attracting interest from musicians as diverse as Stevie Wonder


and German composer Hans Zimmer - famous for his music scores.


Entrepreneur Roland Lamb is the founder and chief executive


of ROLI and the inventor of the Seaboard.


His childhood was far from ordinary - Roland was home schooled


in rural New Hampshire, learning the piano early -


his jazz pianist father taught him when he was a toddler.


He started his first business - a jazz cafe for students -


while attending Summerhill, an alternative British school.


Roland's mixed globe-trotting and studying, learning Buddhism


in Japan, working as a visual artist and a jazz musician around the world


before settling in USA, to study classical Chinese


Roland moved back to the UK to study again, earning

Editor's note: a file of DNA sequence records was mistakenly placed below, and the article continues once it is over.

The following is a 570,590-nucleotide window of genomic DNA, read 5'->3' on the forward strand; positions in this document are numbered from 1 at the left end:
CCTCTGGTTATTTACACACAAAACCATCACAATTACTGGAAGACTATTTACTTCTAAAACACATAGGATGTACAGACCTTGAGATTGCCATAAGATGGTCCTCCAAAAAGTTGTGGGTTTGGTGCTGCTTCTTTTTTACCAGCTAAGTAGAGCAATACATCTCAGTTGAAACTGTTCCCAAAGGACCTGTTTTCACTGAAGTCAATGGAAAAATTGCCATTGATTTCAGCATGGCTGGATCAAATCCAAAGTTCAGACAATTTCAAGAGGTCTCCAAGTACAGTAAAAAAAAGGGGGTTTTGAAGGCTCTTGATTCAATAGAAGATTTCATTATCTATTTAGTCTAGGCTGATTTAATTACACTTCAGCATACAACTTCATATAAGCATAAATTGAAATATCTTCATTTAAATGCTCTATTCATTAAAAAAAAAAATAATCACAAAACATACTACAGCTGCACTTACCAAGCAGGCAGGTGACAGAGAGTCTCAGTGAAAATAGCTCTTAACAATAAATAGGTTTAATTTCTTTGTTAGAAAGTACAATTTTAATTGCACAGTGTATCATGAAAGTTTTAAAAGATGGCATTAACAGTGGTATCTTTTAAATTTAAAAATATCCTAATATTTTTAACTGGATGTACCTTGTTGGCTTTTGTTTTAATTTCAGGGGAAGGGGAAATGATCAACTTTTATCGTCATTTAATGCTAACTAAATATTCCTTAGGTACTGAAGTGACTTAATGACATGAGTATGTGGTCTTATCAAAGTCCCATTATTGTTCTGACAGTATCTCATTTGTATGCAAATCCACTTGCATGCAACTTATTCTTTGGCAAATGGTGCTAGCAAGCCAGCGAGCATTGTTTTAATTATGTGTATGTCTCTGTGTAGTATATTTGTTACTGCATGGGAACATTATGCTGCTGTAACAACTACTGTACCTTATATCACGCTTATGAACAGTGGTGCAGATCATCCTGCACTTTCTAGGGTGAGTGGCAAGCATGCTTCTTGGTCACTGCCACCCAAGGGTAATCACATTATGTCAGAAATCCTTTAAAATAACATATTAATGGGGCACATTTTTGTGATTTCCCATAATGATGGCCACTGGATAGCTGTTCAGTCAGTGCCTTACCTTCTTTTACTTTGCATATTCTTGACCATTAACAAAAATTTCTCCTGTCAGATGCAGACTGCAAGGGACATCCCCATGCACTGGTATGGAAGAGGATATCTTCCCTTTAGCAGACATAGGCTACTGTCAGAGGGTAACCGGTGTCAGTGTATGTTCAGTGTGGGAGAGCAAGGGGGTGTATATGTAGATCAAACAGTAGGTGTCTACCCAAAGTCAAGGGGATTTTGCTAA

a PhD in Design Products, where he dreamt up a new type


of keyboard, a futuristic instrument called the Seaboard.


In 2013, he built his first prototype and founded his


I am out of breath, there are so many things on your CV! Lets just


introduced the man. Welcome, Rowland. That is an incredible CV. I


want to ask you about all the other stuff. Tell us what it is and how it


works. This is our newest product, and it is an abolition of the


concept I developed Kolbe Seaboard. As a jazz musician, when I play the


piano, I wanted more expression and I was jealous of the saxophone


players and guitarists and so on. I came up with the idea of the


Seaboard, and now it is used by musicians all around the world to


add expression to how they play. But I wanted to make this more


expressible -- accessible, because acoustic measurements are difficult


to learn. Electronic music is still quite technical so we built this,


which uses the same technology as the Seaboard, meaning you can use


intuitive gestures to vary the pitch and volume of what you are playing,


so rather than being an on off note, you will not quite hear the down


note but you might get some sense of it. As press, I am changing the